Cleveland — Donald J. Trump’s nightmarish vision of an America unable to fight Islamic terrorists, control its border with Mexico or quell simple street crime came alive Monday night in the voices of soldiers, politicians, police and the families of people killed at home and abroad, victims of what Republicans say are the policies of Barack Obama and Hillary Clinton.
An angry and tearful Pat Smith, the mother of an American killed in the terrorist attack on the U.S. diplomatic compound in Benghazi, told GOP delegates that Clinton’s failures as secretary of state killed her son, a raw moment on the opening night of the Republican National Convention.
“I blame Hillary Clinton. I blame Hillary Clinton personally for the death of my son,” Smith said, accusing Clinton of lying in the aftermath of the attack about who was responsible. “Donald Trump is everything Hillary Clinton is not. He is blunt, direct and strong.”
Members of the security detail that responded to Benghazi complained of U.S. leadership unprepared for the attack and too slow to react.
David A. Clarke Jr., the square-jawed African-American sheriff of Milwaukee, simultaneously invited praise for police reeling from the fatal ambushes of police officers in Dallas and Baton Rouge and scorn of Black Lives Matter by saying, “I want to make something perfectly clear — blue lives matter.”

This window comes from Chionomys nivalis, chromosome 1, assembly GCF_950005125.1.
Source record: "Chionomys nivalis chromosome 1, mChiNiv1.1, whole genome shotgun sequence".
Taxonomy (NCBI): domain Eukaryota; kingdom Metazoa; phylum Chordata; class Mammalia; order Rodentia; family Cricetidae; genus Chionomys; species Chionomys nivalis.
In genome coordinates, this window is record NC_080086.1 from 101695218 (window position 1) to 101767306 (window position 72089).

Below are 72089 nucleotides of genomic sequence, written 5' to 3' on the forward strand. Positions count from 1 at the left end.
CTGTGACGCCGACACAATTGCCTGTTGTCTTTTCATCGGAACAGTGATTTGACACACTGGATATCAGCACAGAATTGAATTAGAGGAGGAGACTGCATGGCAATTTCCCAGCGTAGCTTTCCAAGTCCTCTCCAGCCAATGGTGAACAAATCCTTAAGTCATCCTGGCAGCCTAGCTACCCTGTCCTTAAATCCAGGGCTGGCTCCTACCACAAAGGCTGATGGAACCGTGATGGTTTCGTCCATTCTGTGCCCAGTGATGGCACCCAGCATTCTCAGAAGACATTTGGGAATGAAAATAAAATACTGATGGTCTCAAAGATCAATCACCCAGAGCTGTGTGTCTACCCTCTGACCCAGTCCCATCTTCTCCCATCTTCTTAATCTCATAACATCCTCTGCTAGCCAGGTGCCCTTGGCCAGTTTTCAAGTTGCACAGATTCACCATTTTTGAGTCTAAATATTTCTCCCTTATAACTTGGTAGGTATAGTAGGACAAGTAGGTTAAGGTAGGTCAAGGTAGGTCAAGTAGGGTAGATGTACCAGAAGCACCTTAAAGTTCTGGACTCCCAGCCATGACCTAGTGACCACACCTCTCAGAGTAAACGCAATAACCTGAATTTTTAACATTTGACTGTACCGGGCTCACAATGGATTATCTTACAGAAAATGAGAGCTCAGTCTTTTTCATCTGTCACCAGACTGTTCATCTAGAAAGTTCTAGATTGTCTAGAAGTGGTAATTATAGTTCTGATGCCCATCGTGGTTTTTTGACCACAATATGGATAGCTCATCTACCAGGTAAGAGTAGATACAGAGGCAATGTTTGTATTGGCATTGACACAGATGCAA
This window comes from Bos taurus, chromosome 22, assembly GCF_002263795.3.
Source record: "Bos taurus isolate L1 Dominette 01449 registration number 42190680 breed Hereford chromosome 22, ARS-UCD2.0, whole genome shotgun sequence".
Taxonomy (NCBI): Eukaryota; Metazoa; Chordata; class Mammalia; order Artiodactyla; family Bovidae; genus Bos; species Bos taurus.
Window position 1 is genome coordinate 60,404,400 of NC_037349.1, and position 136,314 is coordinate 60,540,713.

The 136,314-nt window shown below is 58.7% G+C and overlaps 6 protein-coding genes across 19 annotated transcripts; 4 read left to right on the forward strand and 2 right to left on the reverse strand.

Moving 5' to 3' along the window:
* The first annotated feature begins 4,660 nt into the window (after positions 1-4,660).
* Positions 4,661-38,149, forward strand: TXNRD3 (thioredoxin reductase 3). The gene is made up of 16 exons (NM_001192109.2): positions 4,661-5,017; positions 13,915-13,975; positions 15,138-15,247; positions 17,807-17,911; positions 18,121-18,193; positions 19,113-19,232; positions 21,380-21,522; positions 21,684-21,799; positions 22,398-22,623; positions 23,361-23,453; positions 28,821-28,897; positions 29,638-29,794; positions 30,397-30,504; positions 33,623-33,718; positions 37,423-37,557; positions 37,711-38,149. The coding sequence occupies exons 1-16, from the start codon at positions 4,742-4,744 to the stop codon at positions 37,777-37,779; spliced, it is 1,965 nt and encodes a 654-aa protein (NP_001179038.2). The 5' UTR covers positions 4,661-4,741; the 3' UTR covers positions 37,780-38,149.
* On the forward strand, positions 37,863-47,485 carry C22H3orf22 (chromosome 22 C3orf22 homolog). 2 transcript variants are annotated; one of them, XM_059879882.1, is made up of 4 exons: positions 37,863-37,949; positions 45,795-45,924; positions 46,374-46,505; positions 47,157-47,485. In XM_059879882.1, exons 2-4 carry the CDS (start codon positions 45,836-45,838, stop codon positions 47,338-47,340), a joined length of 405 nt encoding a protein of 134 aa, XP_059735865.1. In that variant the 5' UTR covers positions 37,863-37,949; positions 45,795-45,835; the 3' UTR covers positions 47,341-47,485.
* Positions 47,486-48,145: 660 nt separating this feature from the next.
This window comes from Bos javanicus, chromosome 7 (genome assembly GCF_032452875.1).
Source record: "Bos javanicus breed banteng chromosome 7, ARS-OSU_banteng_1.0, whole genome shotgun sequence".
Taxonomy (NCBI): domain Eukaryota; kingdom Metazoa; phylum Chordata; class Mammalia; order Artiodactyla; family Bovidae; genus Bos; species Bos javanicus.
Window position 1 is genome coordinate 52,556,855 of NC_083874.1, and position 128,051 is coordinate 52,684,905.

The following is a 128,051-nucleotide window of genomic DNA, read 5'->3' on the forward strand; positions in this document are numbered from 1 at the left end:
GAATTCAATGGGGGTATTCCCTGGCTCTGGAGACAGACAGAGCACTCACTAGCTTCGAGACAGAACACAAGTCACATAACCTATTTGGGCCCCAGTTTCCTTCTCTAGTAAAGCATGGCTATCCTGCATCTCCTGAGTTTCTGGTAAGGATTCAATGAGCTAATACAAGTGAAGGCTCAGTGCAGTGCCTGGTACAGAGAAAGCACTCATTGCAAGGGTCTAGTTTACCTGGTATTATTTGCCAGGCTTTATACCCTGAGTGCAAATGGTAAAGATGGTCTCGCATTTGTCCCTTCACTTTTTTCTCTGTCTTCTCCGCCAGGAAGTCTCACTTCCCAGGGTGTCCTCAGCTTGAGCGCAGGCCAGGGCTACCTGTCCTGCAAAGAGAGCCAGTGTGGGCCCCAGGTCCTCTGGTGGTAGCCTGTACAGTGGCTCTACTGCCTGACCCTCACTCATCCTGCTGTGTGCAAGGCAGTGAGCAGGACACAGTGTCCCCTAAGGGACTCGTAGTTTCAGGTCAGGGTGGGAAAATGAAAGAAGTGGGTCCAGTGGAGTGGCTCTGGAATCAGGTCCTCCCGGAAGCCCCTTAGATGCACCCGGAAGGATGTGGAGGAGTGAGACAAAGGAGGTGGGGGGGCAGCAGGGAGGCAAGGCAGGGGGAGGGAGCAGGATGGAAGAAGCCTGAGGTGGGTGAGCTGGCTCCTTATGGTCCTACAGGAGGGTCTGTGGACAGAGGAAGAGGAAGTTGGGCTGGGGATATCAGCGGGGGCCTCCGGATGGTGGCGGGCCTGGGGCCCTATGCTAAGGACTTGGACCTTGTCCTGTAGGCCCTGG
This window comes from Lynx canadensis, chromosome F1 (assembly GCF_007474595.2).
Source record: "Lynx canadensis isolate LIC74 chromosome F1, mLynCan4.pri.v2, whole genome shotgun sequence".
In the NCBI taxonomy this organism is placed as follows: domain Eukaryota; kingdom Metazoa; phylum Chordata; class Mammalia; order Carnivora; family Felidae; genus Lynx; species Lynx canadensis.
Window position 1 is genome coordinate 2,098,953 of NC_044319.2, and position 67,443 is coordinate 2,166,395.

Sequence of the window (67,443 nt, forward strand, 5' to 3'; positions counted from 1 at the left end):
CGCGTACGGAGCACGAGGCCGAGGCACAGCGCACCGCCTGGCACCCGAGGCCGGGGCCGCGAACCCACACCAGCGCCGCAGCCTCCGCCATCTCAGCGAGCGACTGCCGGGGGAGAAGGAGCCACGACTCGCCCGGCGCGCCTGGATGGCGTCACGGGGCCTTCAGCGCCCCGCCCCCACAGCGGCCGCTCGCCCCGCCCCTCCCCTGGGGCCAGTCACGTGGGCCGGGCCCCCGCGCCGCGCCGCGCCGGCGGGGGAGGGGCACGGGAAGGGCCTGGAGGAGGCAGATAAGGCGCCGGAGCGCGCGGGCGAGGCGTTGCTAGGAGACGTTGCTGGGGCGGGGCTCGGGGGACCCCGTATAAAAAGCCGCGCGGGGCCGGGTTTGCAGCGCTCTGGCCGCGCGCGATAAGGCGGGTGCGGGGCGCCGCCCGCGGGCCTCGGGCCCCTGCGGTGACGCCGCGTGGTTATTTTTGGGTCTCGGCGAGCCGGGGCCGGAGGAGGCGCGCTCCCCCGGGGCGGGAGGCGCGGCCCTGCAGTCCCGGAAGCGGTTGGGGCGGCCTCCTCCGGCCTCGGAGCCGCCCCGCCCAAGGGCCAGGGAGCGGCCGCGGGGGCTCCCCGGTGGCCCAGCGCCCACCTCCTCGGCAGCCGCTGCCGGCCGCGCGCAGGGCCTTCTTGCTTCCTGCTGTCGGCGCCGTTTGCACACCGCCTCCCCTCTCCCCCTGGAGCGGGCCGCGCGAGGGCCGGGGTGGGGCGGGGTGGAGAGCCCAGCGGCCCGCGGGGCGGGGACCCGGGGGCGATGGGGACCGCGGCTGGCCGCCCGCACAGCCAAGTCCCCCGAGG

It was an exhausting night of anger and toughness. By the time U.S. Sen. Joni Ernst of Iowa took the stage after 11 p.m., the delegates were headed for the exits, sated by a long night of pounding on Clinton and Obama, lightened briefly by the surprise appearance of their presumptive nominee.
Trump, a candidate who has scorned convention throughout the campaign, did what nominees never do by appearing on opening night. He walked on stage to applause to introduce his wife, Melania, a former model from Slovenia who would be the first foreign-born first lady since Louisa Adams.
Photographers clogged the aisles, crowding the delegations seated by the stage: New York, New Jersey and Connecticut. They waited for the moment certain to come: Trump returning to the stage to embrace his wife and give a thumbs up to the delegates.
If that was the photo op, the talking point was an imperiled America.
Marcus Luttrell, a decorated former Navy SEAL whose fight against the Taliban in Afghanistan was depicted in the memoir and movie “Lone Survivor,” described an America in imminent danger from Islamic extremists. He said he was proud to have done his part, but wondered about the delegates.
“Who among you is going to step up and take the fight to the enemy, because it’s here?” Luttrell said.
Sabine Durden told the delegates about her son, Dominic, 30, a dispatcher for the Sheriff’s Department in Riverside County, Calif., who was killed after being struck by a driver Durden described as “an illegal alien” with a criminal record that included drunk driving. It is a message she has delivered at Trump rallies.